8. Know Your Limits and Only Test Them to a Certain Extent. In school, there's a fine line between a challenge and stress. I believe that it's good to challenge yourself, but I will advise you to step back and evaluate yourself really quick. Are you normally a straight-A student who is feeling stressed all the time and is failing Class X? Perhaps that's your limit, and you're set on attending Class X at some point, maybe it would be best to work up to it. You're like one of those Glad Force-Flex garbage bags (sponsor? No...). You can take something sharp and push the pointy end right into the plastic and it won't rip for a while. But keep pushing that point object until the plastic is tight and it's going to break.
9. Online School is Your Friend. To clarify, I don't attend a full-time online school. I attend online school part-time because I go to regular public school and my schedule it too full to do anything else. This includes an art class and health/gym. So guess what I'm doing? Instead of dropping Wind Ensemble (band) and forfeiting my chance to go to Washington D.C. a week or less after coming home from France, I'm taking care of business online so I don't have to worry about not being able to walk across that stage at the end of May. So if you're having trouble fitting everything in and online is an option, definitely do it.
10. Save, Save, and Save a Few More Times! Okay, this isn't something that I've failed to learn throughout high school, but it's just too important to not include. How many of us have been typing away at our computers writing that super important paper that's due tomorrow or throwing in the final edits to your group's PowerPoint or video project when suddenly, the power goes out! How many times have you saved this project while you were on a roll cranking out information onto a page or in video format? Once. In the beginning, when you were still formulating ideas. Yeah... just save a lot and also turn in the automatic save. It won't save everything, but that way if the power does go out or your computer dies unexpectedly, you'll only be set back a little bit instead of having to write the entire paper over again. Also, if you're not sure if you saved before to close the paper for the night, save it again just in case.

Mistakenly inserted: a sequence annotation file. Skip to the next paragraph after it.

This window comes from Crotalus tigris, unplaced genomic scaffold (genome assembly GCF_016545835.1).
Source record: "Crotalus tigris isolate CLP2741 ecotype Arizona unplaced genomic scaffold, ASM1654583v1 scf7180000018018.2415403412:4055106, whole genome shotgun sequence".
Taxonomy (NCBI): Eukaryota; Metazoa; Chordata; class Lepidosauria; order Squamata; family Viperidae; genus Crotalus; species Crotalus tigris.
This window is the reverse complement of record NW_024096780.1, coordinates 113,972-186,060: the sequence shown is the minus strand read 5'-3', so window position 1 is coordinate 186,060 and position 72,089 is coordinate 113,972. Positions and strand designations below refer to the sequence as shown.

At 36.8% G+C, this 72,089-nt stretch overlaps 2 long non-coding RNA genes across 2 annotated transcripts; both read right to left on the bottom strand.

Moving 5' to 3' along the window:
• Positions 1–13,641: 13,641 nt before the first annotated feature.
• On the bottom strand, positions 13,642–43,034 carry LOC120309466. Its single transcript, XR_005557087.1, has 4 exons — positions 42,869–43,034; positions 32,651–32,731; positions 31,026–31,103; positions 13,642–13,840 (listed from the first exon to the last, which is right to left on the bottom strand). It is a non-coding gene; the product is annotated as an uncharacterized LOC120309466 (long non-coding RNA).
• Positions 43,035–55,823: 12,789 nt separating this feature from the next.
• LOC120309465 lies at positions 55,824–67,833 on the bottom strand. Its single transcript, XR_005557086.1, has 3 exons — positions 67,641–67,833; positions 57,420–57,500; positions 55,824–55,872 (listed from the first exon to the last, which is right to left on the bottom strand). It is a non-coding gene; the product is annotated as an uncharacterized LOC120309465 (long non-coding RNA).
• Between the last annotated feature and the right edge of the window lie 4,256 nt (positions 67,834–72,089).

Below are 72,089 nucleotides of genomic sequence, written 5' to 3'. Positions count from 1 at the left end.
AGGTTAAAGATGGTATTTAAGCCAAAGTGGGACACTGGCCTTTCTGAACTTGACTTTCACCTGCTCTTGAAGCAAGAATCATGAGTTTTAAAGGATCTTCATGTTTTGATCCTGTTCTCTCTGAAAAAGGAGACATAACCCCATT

11. Travel With Your Classmates! This is only something that I've found out as recently as last year. When I went to Chicago with the music department, I knew very few people (my stand-partner and some people that I shared a class or two with) and I was nervous, but excited. After coming home from just a weekend in Chicago, I was better friends with a girl named Yi-Ting, who was in the middle of her second year as an exchange student because she loved the school and the people so much that she decided to wait and graduate with the senior class last year. I formally met a girl named Sarah who is an excellent artist and tenor saxophone player who loves to write like I do. By traveling with your classmates, you get to know that people that you've been walking next to for your entire high school career and you get to have experiences that you never thought that you would get to have nor knew that you wanted to have.
Thanks for reading!
P.S. I've come up with a list of lists that I could write in order to make up for the lack of book reviews for the time being. If this is something that you want to see more of, let me know and I'll continue working through my list of lists. I'm sure they'll end up here eventually, but do you want to see different lists in a row? I promise it won't be to-do lists or anything, but like, ones of experience or experiences that I want to have. I think I have 11 in my arsenal right now. What are your ideas?